The problem was that the clan chief had mistakenly gone to the wrong magistrate, going to Inverlochy instead of Inveraray, which resulted in him taking the oath of allegiance well after the deadline established by King William. Being the good-hearted and naive man that he was, MacIan thought that he and his clan were now safe from reprisals, and thus unknowingly welcomed the King’s battalion with open arms in early February 1692. The MacDonalds entertained and hosted the soldiers for over 10 days, in good Highlander’s hospitality.
Early in the morning of 12 February 1692, 78 members of the Glencoe’s Clan MacDonald were killed by the very guests who had accepted their generous hospitality, simply because the MacDonald’s had not been prompt enough in pledging allegiance to their new monarchs. The one-sided battle was held on three different fronts along the glen, namely Invercoe, Inverrigan, and Achnacon, and even further, as fleeing MacDonalds were pursued and savagely murdered.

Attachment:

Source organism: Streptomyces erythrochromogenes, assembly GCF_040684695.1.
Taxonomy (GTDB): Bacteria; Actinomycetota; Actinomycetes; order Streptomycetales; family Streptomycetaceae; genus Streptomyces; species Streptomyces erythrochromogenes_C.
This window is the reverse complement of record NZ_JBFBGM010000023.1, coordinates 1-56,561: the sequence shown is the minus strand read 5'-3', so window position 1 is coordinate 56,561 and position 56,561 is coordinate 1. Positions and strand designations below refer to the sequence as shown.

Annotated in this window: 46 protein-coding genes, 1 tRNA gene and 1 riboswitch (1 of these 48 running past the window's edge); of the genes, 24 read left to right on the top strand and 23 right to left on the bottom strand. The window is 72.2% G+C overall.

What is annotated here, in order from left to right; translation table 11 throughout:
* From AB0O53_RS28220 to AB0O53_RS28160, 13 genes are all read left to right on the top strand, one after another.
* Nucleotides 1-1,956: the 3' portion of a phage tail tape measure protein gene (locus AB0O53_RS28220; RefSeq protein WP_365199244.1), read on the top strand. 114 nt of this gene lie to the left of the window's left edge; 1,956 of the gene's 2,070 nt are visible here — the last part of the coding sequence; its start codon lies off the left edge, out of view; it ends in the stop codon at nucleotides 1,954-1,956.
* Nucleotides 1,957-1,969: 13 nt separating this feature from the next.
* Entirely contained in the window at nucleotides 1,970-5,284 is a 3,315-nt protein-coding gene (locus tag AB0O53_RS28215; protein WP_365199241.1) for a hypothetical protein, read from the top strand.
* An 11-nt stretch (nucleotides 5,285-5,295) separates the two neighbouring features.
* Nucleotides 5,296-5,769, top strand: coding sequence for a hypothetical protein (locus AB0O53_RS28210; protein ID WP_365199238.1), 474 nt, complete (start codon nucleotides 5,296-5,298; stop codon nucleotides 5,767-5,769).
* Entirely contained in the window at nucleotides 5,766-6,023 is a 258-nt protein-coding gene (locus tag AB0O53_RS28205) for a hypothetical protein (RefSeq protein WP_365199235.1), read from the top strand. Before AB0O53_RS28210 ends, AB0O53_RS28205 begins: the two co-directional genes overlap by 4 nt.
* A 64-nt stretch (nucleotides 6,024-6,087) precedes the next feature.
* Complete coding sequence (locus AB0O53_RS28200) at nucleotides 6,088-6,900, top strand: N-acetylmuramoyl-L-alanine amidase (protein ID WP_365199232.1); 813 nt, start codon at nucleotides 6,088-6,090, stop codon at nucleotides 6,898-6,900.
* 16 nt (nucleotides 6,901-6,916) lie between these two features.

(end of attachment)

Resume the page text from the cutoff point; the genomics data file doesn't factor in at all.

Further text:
It was this act of treachery despite the heartfelt, generous hospitality that makes this massacre such a heinous crime.
This is one of the few battle sites that isn’t quite as tragic as the others, for this is where the 6500 men of William Wallace defeated the English forces on 11 September 1297. In fact, the Battle of Stirling Bridge was a battle of the First War of Scottish Independence. And while William Wallace’s combat isn’t nearly as poetic as Braveheart would have us believe, his implication remains nonetheless undeniable.